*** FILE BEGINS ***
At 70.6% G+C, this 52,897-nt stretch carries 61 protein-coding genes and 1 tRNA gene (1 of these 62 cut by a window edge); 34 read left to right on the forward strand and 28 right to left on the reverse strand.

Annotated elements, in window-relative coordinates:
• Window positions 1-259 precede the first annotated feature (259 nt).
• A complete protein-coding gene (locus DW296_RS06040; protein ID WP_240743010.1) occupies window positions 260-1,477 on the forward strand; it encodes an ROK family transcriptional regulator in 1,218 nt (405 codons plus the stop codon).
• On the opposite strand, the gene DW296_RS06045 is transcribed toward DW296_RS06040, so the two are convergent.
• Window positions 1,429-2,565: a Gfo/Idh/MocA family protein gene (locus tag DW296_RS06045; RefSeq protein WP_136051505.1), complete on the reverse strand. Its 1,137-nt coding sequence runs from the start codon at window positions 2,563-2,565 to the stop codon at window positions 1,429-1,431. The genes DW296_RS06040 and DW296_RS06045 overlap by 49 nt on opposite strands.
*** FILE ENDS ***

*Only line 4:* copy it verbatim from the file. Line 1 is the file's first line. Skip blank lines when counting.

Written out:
• A complete protein-coding gene (locus DW296_RS06040; protein ID WP_240743010.1) occupies window positions 260-1,477 on the forward strand; it encodes an ROK family transcriptional regulator in 1,218 nt (405 codons plus the stop codon).